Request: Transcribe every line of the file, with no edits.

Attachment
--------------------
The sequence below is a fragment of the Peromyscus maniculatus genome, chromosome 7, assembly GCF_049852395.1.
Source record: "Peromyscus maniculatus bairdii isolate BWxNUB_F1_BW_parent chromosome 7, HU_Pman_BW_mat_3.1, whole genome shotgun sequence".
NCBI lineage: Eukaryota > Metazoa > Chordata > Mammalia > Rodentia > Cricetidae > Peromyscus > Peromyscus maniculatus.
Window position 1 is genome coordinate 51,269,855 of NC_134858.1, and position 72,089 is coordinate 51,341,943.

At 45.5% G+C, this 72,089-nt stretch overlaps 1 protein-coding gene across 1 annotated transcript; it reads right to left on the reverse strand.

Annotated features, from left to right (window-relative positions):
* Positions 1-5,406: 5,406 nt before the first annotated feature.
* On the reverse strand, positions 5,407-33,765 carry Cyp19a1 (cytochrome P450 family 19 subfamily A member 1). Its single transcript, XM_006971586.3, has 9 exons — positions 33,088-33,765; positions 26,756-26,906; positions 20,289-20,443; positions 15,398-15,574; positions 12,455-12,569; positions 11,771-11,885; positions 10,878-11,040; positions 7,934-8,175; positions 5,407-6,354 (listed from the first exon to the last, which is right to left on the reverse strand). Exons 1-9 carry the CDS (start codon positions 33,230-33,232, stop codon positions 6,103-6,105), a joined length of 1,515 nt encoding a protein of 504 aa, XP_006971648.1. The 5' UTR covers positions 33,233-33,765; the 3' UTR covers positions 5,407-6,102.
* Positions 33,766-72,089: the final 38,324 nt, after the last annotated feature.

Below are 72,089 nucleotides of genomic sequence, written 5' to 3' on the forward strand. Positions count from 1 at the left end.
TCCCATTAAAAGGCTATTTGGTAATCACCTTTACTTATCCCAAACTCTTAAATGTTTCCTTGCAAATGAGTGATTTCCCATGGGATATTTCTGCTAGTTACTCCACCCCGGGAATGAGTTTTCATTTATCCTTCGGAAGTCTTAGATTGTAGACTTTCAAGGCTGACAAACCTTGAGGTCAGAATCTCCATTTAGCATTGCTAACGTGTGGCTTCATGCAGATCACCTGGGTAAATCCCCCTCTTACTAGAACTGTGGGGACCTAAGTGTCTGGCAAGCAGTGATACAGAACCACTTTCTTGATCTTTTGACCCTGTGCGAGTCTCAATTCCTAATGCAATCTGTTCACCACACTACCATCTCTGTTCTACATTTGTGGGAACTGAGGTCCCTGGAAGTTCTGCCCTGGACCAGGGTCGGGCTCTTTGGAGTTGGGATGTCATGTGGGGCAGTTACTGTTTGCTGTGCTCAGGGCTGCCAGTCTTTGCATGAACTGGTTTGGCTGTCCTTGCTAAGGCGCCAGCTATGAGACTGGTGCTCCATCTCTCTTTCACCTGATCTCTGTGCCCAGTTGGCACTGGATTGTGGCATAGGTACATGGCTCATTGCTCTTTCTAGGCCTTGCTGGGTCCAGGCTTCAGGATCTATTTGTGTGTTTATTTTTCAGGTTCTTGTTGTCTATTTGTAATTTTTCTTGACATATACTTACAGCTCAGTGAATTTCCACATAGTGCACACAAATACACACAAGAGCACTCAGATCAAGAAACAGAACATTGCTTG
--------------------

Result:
The sequence below is a fragment of the Peromyscus maniculatus genome, chromosome 7, assembly GCF_049852395.1.
Source record: "Peromyscus maniculatus bairdii isolate BWxNUB_F1_BW_parent chromosome 7, HU_Pman_BW_mat_3.1, whole genome shotgun sequence".
NCBI lineage: Eukaryota > Metazoa > Chordata > Mammalia > Rodentia > Cricetidae > Peromyscus > Peromyscus maniculatus.
Window position 1 is genome coordinate 51,269,855 of NC_134858.1, and position 72,089 is coordinate 51,341,943.

At 45.5% G+C, this 72,089-nt stretch overlaps 1 protein-coding gene across 1 annotated transcript; it reads right to left on the reverse strand.

Annotated features, from left to right (window-relative positions):
* Positions 1-5,406: 5,406 nt before the first annotated feature.
* On the reverse strand, positions 5,407-33,765 carry Cyp19a1 (cytochrome P450 family 19 subfamily A member 1). Its single transcript, XM_006971586.3, has 9 exons — positions 33,088-33,765; positions 26,756-26,906; positions 20,289-20,443; positions 15,398-15,574; positions 12,455-12,569; positions 11,771-11,885; positions 10,878-11,040; positions 7,934-8,175; positions 5,407-6,354 (listed from the first exon to the last, which is right to left on the reverse strand). Exons 1-9 carry the CDS (start codon positions 33,230-33,232, stop codon positions 6,103-6,105), a joined length of 1,515 nt encoding a protein of 504 aa, XP_006971648.1. The 5' UTR covers positions 33,233-33,765; the 3' UTR covers positions 5,407-6,102.
* Positions 33,766-72,089: the final 38,324 nt, after the last annotated feature.

Below are 72,089 nucleotides of genomic sequence, written 5' to 3' on the forward strand. Positions count from 1 at the left end.
TCCCATTAAAAGGCTATTTGGTAATCACCTTTACTTATCCCAAACTCTTAAATGTTTCCTTGCAAATGAGTGATTTCCCATGGGATATTTCTGCTAGTTACTCCACCCCGGGAATGAGTTTTCATTTATCCTTCGGAAGTCTTAGATTGTAGACTTTCAAGGCTGACAAACCTTGAGGTCAGAATCTCCATTTAGCATTGCTAACGTGTGGCTTCATGCAGATCACCTGGGTAAATCCCCCTCTTACTAGAACTGTGGGGACCTAAGTGTCTGGCAAGCAGTGATACAGAACCACTTTCTTGATCTTTTGACCCTGTGCGAGTCTCAATTCCTAATGCAATCTGTTCACCACACTACCATCTCTGTTCTACATTTGTGGGAACTGAGGTCCCTGGAAGTTCTGCCCTGGACCAGGGTCGGGCTCTTTGGAGTTGGGATGTCATGTGGGGCAGTTACTGTTTGCTGTGCTCAGGGCTGCCAGTCTTTGCATGAACTGGTTTGGCTGTCCTTGCTAAGGCGCCAGCTATGAGACTGGTGCTCCATCTCTCTTTCACCTGATCTCTGTGCCCAGTTGGCACTGGATTGTGGCATAGGTACATGGCTCATTGCTCTTTCTAGGCCTTGCTGGGTCCAGGCTTCAGGATCTATTTGTGTGTTTATTTTTCAGGTTCTTGTTGTCTATTTGTAATTTTTCTTGACATATACTTACAGCTCAGTGAATTTCCACATAGTGCACACAAATACACACAAGAGCACTCAGATCAAGAAACAGAACATTGCTTG